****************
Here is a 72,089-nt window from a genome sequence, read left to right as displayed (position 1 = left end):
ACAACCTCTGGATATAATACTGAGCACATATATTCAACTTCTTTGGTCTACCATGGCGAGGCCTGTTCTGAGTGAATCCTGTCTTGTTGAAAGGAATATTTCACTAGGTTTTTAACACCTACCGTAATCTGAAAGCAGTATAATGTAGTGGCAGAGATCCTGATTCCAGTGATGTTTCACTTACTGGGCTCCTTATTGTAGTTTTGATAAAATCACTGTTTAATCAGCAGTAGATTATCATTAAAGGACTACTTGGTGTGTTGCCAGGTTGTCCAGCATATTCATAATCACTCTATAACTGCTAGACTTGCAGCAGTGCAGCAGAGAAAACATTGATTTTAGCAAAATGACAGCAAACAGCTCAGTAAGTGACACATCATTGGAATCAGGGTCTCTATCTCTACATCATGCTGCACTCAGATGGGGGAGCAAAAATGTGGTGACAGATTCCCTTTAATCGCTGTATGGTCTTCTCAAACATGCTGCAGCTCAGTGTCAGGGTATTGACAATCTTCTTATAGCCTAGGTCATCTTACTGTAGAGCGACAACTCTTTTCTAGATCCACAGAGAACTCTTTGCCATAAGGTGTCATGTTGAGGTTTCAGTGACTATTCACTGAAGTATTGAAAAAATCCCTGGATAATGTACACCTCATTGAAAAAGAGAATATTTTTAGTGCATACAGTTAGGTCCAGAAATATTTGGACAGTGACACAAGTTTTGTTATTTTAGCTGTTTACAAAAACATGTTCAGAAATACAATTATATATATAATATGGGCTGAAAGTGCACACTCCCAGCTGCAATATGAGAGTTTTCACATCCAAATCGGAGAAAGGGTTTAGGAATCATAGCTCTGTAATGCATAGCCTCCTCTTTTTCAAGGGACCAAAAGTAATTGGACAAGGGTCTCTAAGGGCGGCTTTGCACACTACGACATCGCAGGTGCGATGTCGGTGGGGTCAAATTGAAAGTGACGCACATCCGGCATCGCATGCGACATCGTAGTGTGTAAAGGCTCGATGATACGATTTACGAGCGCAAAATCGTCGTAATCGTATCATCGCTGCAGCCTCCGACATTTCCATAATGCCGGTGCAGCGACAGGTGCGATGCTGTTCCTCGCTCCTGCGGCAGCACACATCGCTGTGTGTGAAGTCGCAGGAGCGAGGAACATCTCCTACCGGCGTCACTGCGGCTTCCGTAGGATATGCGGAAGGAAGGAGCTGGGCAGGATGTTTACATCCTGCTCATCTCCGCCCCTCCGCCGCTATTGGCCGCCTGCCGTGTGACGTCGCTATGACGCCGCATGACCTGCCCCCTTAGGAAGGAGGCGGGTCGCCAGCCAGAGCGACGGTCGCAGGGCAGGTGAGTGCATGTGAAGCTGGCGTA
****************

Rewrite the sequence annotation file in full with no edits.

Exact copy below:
Here is a 72,089-nt window from a genome sequence, read left to right as displayed (position 1 = left end):
ACAACCTCTGGATATAATACTGAGCACATATATTCAACTTCTTTGGTCTACCATGGCGAGGCCTGTTCTGAGTGAATCCTGTCTTGTTGAAAGGAATATTTCACTAGGTTTTTAACACCTACCGTAATCTGAAAGCAGTATAATGTAGTGGCAGAGATCCTGATTCCAGTGATGTTTCACTTACTGGGCTCCTTATTGTAGTTTTGATAAAATCACTGTTTAATCAGCAGTAGATTATCATTAAAGGACTACTTGGTGTGTTGCCAGGTTGTCCAGCATATTCATAATCACTCTATAACTGCTAGACTTGCAGCAGTGCAGCAGAGAAAACATTGATTTTAGCAAAATGACAGCAAACAGCTCAGTAAGTGACACATCATTGGAATCAGGGTCTCTATCTCTACATCATGCTGCACTCAGATGGGGGAGCAAAAATGTGGTGACAGATTCCCTTTAATCGCTGTATGGTCTTCTCAAACATGCTGCAGCTCAGTGTCAGGGTATTGACAATCTTCTTATAGCCTAGGTCATCTTACTGTAGAGCGACAACTCTTTTCTAGATCCACAGAGAACTCTTTGCCATAAGGTGTCATGTTGAGGTTTCAGTGACTATTCACTGAAGTATTGAAAAAATCCCTGGATAATGTACACCTCATTGAAAAAGAGAATATTTTTAGTGCATACAGTTAGGTCCAGAAATATTTGGACAGTGACACAAGTTTTGTTATTTTAGCTGTTTACAAAAACATGTTCAGAAATACAATTATATATATAATATGGGCTGAAAGTGCACACTCCCAGCTGCAATATGAGAGTTTTCACATCCAAATCGGAGAAAGGGTTTAGGAATCATAGCTCTGTAATGCATAGCCTCCTCTTTTTCAAGGGACCAAAAGTAATTGGACAAGGGTCTCTAAGGGCGGCTTTGCACACTACGACATCGCAGGTGCGATGTCGGTGGGGTCAAATTGAAAGTGACGCACATCCGGCATCGCATGCGACATCGTAGTGTGTAAAGGCTCGATGATACGATTTACGAGCGCAAAATCGTCGTAATCGTATCATCGCTGCAGCCTCCGACATTTCCATAATGCCGGTGCAGCGACAGGTGCGATGCTGTTCCTCGCTCCTGCGGCAGCACACATCGCTGTGTGTGAAGTCGCAGGAGCGAGGAACATCTCCTACCGGCGTCACTGCGGCTTCCGTAGGATATGCGGAAGGAAGGAGCTGGGCAGGATGTTTACATCCTGCTCATCTCCGCCCCTCCGCCGCTATTGGCCGCCTGCCGTGTGACGTCGCTATGACGCCGCATGACCTGCCCCCTTAGGAAGGAGGCGGGTCGCCAGCCAGAGCGACGGTCGCAGGGCAGGTGAGTGCATGTGAAGCTGGCGTA